4. Discuss what the middle ground is

Once you have both identified your best outcomes, get your best problem solving hats on and discuss it together. It might be that their ideal outcome is exactly the same as yours and you can just do that, knowing you have agreed on it together. It might be they are happy to go along with your ideal outcome (I tend to find, from experience, this is the case as it is the more realistic one, but maybe that is because Dave likes to think big and I am more detailed orientated!). If neither of the above is the case, ask them what they would be willing to compromise on. Tell them what you are willing to compromise on. Offer possible alternative solutions, let them create possible solutions. For this to really work you both have to let go of the idea that your ideal outcome is the correct one.

Once a middle ground has been agreed try it out. Don’t feel though, because the decision has been made it can’t be unmade. Take time to reflect if it is working, check in that your partner is happy with it. All humans grow, develop and change.

I believe the key to having these conversations is making sure they are not emotionally charged. If there is a topic you have argued a lot about in the past, that you know will create a lot of strong emotions, try and ensure you are both in the best place possible before having the conversation. Maybe ask to schedule a time at the weekend to have the discussion; don’t spring it on your partner as they walk through the door from work. Discuss it with your friends before you have the conversation to get all the emotions out of your system first. I offer one-off coaching sessions for this very scenario — a space for you to get everything off your chest, using all the negative, emotive language that is bubbling up inside of you until it has run out of steam, to then look at a more constructive way to have the conversation.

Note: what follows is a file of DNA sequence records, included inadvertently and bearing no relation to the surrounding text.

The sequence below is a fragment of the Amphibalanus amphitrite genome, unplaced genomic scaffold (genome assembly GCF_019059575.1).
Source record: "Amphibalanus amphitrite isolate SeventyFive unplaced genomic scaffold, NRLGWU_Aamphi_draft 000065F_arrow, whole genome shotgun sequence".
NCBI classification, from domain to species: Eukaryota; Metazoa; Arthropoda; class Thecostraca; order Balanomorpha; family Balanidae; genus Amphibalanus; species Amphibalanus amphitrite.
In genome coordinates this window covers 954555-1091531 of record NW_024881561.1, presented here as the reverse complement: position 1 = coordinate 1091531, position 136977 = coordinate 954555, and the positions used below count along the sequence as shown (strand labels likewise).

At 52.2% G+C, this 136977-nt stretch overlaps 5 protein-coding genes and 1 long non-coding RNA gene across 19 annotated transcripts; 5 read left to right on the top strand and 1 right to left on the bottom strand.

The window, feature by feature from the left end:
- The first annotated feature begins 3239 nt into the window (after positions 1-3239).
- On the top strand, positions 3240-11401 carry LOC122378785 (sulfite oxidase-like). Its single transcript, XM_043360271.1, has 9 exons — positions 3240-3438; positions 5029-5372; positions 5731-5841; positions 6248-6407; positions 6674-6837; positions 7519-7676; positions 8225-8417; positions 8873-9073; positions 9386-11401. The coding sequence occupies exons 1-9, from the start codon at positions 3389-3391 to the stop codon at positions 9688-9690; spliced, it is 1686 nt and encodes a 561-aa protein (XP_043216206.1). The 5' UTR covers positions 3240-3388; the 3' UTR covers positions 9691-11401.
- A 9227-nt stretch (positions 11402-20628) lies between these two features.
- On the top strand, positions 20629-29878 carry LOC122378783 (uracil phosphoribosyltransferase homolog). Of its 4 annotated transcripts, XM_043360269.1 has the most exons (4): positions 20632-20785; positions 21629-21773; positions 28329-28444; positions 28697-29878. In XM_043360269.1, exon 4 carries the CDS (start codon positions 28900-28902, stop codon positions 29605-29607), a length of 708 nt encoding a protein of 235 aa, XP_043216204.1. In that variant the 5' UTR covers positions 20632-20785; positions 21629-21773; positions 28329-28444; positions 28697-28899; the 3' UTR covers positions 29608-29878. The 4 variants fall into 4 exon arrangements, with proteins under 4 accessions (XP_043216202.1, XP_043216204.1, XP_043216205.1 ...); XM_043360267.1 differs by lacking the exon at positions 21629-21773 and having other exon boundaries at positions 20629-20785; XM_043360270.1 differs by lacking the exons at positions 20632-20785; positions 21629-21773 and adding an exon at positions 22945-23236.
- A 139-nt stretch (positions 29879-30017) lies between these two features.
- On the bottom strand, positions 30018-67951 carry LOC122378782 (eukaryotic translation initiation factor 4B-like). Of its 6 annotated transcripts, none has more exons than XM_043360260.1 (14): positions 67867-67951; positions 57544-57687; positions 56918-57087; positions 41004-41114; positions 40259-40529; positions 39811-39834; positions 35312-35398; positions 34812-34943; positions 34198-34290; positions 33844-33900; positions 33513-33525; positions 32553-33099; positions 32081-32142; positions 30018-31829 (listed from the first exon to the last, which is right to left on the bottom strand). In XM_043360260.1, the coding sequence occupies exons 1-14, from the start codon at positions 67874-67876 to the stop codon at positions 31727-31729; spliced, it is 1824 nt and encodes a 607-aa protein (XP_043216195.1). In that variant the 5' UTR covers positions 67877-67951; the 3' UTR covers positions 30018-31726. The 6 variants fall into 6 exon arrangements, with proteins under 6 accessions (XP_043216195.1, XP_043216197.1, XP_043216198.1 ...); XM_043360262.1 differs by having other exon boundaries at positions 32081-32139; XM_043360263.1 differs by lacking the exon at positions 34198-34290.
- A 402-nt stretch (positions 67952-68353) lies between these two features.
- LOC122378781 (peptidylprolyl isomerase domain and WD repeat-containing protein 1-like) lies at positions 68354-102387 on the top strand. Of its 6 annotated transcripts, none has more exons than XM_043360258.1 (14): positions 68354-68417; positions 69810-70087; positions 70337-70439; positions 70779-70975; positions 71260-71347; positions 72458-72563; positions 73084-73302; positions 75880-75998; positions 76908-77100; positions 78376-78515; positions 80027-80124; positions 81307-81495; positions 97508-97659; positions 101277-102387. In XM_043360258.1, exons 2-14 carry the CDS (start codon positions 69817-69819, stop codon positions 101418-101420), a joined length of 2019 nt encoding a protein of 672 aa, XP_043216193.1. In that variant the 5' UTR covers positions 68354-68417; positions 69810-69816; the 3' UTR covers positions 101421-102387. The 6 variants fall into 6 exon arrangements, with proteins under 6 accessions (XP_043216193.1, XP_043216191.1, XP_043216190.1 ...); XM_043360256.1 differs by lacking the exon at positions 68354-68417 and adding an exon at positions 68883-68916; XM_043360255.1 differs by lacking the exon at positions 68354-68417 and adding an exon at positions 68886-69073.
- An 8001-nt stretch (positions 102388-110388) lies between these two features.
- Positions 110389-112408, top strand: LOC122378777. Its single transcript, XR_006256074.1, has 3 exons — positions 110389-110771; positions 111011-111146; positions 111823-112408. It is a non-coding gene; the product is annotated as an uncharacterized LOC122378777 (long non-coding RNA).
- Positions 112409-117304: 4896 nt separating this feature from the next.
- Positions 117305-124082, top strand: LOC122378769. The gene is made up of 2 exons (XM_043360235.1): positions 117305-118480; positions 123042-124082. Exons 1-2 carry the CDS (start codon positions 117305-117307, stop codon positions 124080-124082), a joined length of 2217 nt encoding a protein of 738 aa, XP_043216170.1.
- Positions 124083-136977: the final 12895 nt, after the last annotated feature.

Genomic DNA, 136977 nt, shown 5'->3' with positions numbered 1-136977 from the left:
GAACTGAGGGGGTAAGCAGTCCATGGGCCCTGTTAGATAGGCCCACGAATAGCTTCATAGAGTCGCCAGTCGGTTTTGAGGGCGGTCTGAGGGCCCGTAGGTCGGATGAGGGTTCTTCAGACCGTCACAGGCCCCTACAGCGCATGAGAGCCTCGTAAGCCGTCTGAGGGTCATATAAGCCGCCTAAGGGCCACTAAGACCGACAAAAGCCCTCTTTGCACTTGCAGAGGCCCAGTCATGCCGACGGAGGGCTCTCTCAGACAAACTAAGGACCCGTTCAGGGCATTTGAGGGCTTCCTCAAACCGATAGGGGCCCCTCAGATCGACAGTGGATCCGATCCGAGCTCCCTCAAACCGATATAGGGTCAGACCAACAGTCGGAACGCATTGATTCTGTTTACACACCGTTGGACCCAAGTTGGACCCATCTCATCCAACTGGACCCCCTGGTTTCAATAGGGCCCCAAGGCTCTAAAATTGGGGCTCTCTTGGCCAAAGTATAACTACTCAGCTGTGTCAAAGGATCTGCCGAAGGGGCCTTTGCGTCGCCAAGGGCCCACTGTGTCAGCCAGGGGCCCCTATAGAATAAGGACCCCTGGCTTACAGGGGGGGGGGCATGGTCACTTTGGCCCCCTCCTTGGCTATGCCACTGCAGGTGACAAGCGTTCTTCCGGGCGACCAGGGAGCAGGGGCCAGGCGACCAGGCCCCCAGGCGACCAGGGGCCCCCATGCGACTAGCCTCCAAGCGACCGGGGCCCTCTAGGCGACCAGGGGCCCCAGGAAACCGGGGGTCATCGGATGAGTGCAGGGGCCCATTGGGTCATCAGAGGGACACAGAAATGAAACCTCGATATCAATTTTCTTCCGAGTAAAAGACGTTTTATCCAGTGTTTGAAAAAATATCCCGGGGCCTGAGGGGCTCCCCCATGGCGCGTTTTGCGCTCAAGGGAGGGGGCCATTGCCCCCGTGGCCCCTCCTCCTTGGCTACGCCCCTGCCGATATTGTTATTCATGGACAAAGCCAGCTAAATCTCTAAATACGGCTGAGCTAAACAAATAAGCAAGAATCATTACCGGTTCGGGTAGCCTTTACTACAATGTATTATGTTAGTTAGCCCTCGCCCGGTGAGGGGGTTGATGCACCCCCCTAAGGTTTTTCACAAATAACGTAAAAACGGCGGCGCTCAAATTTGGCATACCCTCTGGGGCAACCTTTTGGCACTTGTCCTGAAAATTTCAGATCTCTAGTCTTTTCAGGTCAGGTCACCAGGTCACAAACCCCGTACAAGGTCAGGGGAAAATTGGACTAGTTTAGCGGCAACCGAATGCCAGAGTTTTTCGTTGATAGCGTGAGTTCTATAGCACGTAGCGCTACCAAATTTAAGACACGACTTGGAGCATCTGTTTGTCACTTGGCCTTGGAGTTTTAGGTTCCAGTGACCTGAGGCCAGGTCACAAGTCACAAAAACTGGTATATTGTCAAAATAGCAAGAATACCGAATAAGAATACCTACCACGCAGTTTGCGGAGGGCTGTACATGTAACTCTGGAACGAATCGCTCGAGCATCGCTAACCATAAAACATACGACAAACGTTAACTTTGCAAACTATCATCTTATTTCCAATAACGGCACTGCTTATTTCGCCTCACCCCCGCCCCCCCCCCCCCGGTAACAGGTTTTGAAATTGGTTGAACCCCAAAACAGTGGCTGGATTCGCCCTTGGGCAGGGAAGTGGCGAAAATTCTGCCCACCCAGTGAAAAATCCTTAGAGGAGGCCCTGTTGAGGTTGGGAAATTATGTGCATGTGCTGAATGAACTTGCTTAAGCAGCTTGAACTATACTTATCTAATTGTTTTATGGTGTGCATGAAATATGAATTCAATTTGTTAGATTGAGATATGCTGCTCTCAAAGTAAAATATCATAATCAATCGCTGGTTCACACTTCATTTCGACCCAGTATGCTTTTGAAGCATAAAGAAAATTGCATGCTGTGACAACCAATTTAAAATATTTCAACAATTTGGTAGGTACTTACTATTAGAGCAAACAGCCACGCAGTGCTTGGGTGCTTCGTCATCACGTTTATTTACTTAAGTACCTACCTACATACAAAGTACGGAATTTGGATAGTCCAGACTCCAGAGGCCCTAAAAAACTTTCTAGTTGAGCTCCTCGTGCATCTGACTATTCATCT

This list of steps can be used in any relationship. Maybe you are being asked to change your role at work. The process is the same; identify what it is you want from your career, which elements are deal breakers, what your ideal outcome would be, what they’re proposing the new role would be (their ideal outcome) and then try and negotiate a middle ground. Maybe your aging parents are asking you to help them more. Same again; identify what it is you want, what the deal breakers are, ideal outcomes and middle ground. You could even go through this exercise with your children, helping them develop robust communication and negotiation skills for their future relationships.

When not to compromise

I believe if the above steps are successfully followed you can navigate through relationships without ever feeling a need to not compromise. But there are some scenarios when this will be the case. Don’t compromise on the goals and values you identified in step 2 above. You deserve what you want in your life and no one can tell you differently. Compromising is not about just doing what the other person wants. If you have a tendency to compromise a lot for an easy life, break the habit. Don’t let your partner emotionally blackmail you into making compromise, or pressure you into making a decision if it is a compromise that will drastically change your life. I’m not suggesting deferring all decisions but it is ok to take a bit of time and space to think something through before you respond. If you have had the discussion and negotiated a compromise don’t let someone else change your mind. Previous compromises cannot be used to force new ones. I will hold my hands up and admit to doing this one and it is not nice behaviour.

What do you think about compromise in relationships? How do you do it?

Originally published at www.idealbalancecoaching.co.uk on October 20, 2016.